Canola Trait Chart

Canola products may include traits that provide protection against specific herbicides and are the result of transgenic transformation and other traits that provide resistance to some diseases or agronomic traits that are the result of traditional breeding and are not the result of biotechnology.

Table 1. Canola trait chart
Canola Product Herbicide tolerance Weeds Controlled Trait
TruFlex™ Canola with Roundup Ready® Technology Group-9 51 species Transgenic
TruFlex™ Canola with Roundup Ready® and LibertyLink® Technologies Group-9 glyphosate Group-10 glufosinate 56 species Transgenic
LibertyLink® canola Group 10 glufosinate 35 species Transgenic
Clearfield® canola Group 2 imidazolinones Consult specific herbicide label for weeds controlled Non-transgenic
Falco™ canola Group 2 sulfonylureas Consult specific herbicide label for weeds controlled Non-transgenic


Blackleg is a major fungal disease caused primarily by the fungus Leptosphaeria maculans. Through traditional breeding, cultivars of Brassica napus (Argentine type) were identified as moderately resistant and resistant to the blackleg pathogen. It should be stressed however, that these traits help reduce blackleg infection to specific races of L. maculans. but does not indicate that the cultivar is immune to the disease. Currently there is a voluntary labeling system for canola products that details current resistance identification (Table 2.)

Table 2. Major gene resistance groups for blackleg attacking canola.
A Rlm1 or LepR3
B Rlm2
C Rlm3
D LepR1
E1 Rlm4
 E2  Rlm7
 G  RlmS
 H  LepR2
 X  unknown

*Major resistance gene groups are subject to change.

Courtesy of the Canola Council of Canada. Reprinted with permission.

Cultivars with a severity index of less than 30% of the cultivar Westar are considered resistant “R”, but there is not a minimum standard for resistant blackleg across the industry. It is important to note that there are races of L. maculans that can override the resistance, thus a holistic management strategy should be used.


Clubroot is a serious soil-borne disease of cruciferous plants caused by Plasmodiophora brassicae. Infection results in root galling, which can cause premature death. Currently there are no viable measures that can remove the pathogen economically from a field once it has colonized the field. To help prevent and manage clubroot, farmers can:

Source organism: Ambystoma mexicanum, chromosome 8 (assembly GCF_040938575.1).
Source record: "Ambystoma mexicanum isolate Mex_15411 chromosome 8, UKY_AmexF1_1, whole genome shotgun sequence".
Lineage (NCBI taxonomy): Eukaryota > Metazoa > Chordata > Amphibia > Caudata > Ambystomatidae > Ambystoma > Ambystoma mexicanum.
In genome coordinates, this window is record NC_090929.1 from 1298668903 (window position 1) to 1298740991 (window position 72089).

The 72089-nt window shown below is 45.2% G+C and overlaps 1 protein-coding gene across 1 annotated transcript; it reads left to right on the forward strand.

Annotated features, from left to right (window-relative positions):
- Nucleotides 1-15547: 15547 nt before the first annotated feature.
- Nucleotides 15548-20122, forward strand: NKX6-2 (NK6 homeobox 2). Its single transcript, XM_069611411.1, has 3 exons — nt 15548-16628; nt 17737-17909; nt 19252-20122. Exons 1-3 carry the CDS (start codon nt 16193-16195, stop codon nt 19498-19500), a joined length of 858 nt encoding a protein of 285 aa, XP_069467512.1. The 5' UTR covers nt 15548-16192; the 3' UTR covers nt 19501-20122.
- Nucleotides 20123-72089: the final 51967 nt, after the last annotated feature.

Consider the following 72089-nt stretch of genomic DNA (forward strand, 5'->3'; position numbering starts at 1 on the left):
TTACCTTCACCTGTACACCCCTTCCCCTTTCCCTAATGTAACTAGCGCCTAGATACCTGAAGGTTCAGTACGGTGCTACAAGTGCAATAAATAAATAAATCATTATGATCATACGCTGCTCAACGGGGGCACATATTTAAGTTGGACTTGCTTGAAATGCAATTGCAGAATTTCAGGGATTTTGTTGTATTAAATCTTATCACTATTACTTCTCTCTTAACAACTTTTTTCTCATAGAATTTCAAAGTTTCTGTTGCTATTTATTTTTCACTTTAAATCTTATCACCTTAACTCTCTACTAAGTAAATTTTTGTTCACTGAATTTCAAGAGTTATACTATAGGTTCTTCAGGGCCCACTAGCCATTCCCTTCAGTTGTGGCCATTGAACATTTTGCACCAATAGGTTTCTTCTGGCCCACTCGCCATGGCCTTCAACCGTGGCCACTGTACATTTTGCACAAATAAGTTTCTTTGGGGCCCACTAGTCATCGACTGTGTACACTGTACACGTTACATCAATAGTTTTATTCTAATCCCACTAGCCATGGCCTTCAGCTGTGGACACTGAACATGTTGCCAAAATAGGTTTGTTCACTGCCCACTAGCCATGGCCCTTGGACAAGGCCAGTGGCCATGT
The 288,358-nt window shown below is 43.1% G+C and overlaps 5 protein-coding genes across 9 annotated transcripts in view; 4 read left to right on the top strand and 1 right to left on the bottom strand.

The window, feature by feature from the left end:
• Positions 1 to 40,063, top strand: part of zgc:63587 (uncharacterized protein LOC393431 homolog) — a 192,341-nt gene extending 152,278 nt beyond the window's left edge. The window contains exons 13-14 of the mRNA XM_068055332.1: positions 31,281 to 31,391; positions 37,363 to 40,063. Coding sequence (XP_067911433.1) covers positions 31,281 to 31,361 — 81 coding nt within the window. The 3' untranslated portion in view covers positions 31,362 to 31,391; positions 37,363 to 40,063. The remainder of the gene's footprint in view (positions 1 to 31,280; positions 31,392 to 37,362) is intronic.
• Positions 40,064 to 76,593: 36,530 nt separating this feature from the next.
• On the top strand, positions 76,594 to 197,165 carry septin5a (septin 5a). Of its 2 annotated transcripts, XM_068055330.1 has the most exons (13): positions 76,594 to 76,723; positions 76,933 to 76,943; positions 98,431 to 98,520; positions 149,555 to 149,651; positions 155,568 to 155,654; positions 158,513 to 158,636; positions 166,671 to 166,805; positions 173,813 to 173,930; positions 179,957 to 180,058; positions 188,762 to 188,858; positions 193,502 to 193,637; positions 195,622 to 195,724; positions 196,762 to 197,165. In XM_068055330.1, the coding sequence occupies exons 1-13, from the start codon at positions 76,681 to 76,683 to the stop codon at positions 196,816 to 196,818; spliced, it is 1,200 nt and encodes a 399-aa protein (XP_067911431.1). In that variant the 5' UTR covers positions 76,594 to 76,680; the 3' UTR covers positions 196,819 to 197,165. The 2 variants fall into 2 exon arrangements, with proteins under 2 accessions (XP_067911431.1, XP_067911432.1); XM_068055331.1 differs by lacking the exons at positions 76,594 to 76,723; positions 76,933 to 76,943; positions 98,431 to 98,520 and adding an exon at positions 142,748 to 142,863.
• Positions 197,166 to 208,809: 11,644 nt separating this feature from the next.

• Rotate canola every three years
  • Scout proactively and comprehensively to help locate and identify clubroot
  • Minimize soil movement
  • Control weed hosts and volunteer canola
  • Select clubroot resistant hybrids if clubroot is a risk


Although there are cultivars that are labeled as clubroot resistant, there is no uniform testing for resistance across the canola seed industry. The seed industry in Canada has agreed that a canola cultivar that has 70% less infection than non-resistant checks can be classified as resistant. As with blackleg, a resistant cultivar can be substantially negatively impacted by various races of the pathogen when spore loads are high. Therefore, a holistic management strategy should be used to manage this disease.

To determine if a resistant hybrid should be planted, select a canola product based on local resistance requirements:

  • If no clubroot spore, but clubroot has been identified locally, then select non-clubroot resistant hybrids or hybrids with single source clubroot resistance (CR).
  • If the spore load is low, then select single CR hybrids or hybrids with multi genetic CR.
  • With high spore load or new virulent pathotypes, then select canola hybrids with multi genetic resistance.

Pod shatter resistance

Straight cutting canola, instead of swathing first and combining later, has been increasing dramatically since canola products with pod shatter tolerance were developed. This native canola trait coupled with other agronomic strategies have increased the use of straight cutting. Products with pod shatter tolerance may not have the same level of protection, and those with poorer ratings for pod shattering should be managed more carefully.

DEKALB® straight cut (SC) canola hybrids are selected for excellent harvestability to help speed up harvest while reducing loss and risk. Straight cut plus (SC+) hybrids carry an additional trait for enhanced pod shatter protection. In addition to pod integrity, DEKALB SC hybrids feature early maturity and quicker dry down allowing for an earlier, faster and smoother harvest. Natural dry down means a desiccant isn’t always necessary, which can eliminate the need for another spray pass in the fall.

This chart is showing relative pod shatter performance of different canola hybrids under pressure

Figure 1. Canola shatter ratings. Image courtesy of Canola Council of Canada. Reprinted with permission.